Violence, intimidation, and hope: Judge Bitar and Beirut’s port explosion

By Roisin McCarthy


THIS month marked a turning point for Lebanon and the Beirut port explosion investigation.

Streets across the capital became a sectarian battleground on October 15 after unknown gunmen opened fire on demonstrators.

They had gathered in support of Hezbollah and the Amal Movement’s calls to remove Judge Tarek Bitar, the man responsible for leading enquiries into the blast.

Several hours of fighting between rival factions resulted in dozens of injuries and seven fatalities – the worst violence Lebanon has seen for more than a decade.

In the following days, Lebanon’s political and military leaders appealed for calm. But tensions remain fraught as Shiite Hezbollah and the rival Christian Lebanese Forces continue to exchange alarming rhetoric harking back to the civil war.

It offers up the question of how such rapid descent into violence could be provoked by opposition against a judge.

Young, understated, and relatively unknown, Tarek Bitar was named the Beirut port explosion’s lead investigator at the beginning of the year.

His appointment came after the Court of Cassation removed Judge Fadi Sawan from the position in response to a complaint from two ministers he had accused of criminal negligence.

The ruling signaled a major setback to the investigation and prompted widespread condemnation from Lebanese citizens desperate to see their political leaders finally called to account.

Bitar has faced similar obstructions in his efforts to progress the investigation, including multiple suspensions.

However, he remains in position, a reality that has increasingly unnerved political leaders implicated in the port blast.

Mona Alami, a senior analyst based in Lebanon, told Redaction Report: “This is the first time since the war that ministers, MPs, and others are being prosecuted. I think that the various parties involved in the investigation will do everything to put an end to it.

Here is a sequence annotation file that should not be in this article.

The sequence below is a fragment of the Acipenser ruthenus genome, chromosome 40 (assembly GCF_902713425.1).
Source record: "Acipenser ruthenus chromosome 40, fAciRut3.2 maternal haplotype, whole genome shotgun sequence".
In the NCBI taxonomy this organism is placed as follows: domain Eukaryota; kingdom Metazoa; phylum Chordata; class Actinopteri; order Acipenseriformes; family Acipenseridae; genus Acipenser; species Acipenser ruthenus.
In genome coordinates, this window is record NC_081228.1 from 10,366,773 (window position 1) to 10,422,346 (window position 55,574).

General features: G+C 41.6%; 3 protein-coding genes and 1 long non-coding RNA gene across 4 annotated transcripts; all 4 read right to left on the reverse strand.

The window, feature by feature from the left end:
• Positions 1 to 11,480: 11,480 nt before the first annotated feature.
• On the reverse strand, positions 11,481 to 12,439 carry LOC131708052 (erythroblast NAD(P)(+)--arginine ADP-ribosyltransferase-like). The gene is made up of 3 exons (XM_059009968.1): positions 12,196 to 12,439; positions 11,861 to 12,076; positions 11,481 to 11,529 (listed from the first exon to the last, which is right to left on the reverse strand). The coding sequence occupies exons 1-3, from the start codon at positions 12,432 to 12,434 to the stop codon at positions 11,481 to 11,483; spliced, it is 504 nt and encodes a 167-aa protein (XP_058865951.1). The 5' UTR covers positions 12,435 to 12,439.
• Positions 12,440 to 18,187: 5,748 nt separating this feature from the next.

“There are talks of voting a law that would create a court to oversee Bitar’s investigation. They are going to push him to resign by all means.”

Chronic impunity and the expansive influence by political actors over Lebanon’s judiciary have been extensively documented.

In June 2021, human rights groups, survivors, and relatives of victims of the port blast called on the UN Human Rights Council to establish an independent investigation. 

International intervention has not yet taken place, and in the meantime, support for Bitar has deepened as the Lebanese people’s drive for justice grows stronger.

In response, efforts from the political elite to block the judge’s investigations have gathered pace, culminating in last week’s violence.

Executive director of the Arab Reform Initiative, Nadim Houry, told Redaction Report: “So far we have seen a large chunk of the political class led by Hezbollah and Amal try to derail the investigation. They have tried to sideline Bitar, vilify him through media campaigns and create divisions between the families of the victims.

“None of this has succeeded very well, and what we have seen over recent days is their final trump card –– you resort to the ultimate tactic in Lebanese politics and you threaten the population with chaos and violence.”

In a sign that Bitar remains undeterred by the actions of those he seeks to bring to account, on Tuesday, October 19 he summoned two former ministers and sitting MPs, Ghazi Zeitar and Nohad Machnouk, one of whom is a Hezbollah ally, for questioning.

The former ministers, who have previously avoided interrogation after claiming parliamentary immunity, are two of many top officials suspected of criminal negligence in a blast that killed more than 200 people in August 2020.  

Despite this, hope that justice for the Beirut port victims will be achieved is wavering.

Haya Breish, a recent graduate of Saint Joseph University of Beirut told Redaction Report: “I, like most Lebanese, don’t believe in the justice system and don’t think that Bitar can get us to the truth because of a lot of restrictions and corruption schemes.

“Families will not get justice for their children because politicians won’t allow it. They are all culprits but they protect each other, if one goes down the others will follow.”

Anger that investigations could fall apart under pressure and obstruction is underpinned by an even greater fear of what this will mean for Lebanon’s judiciary going forward.

Houry reflected: “The issue here is not about personalising the battle around Judge Bitar. It’s about a simple question, can someone hold people in the political class accountable for a crime they committed.

It’s a real struggle for the soul of the country, can this be a stepping-stone for rebuilding the rule of law in Lebanon?”


Featured Image: Bdx @WikimediaCommons

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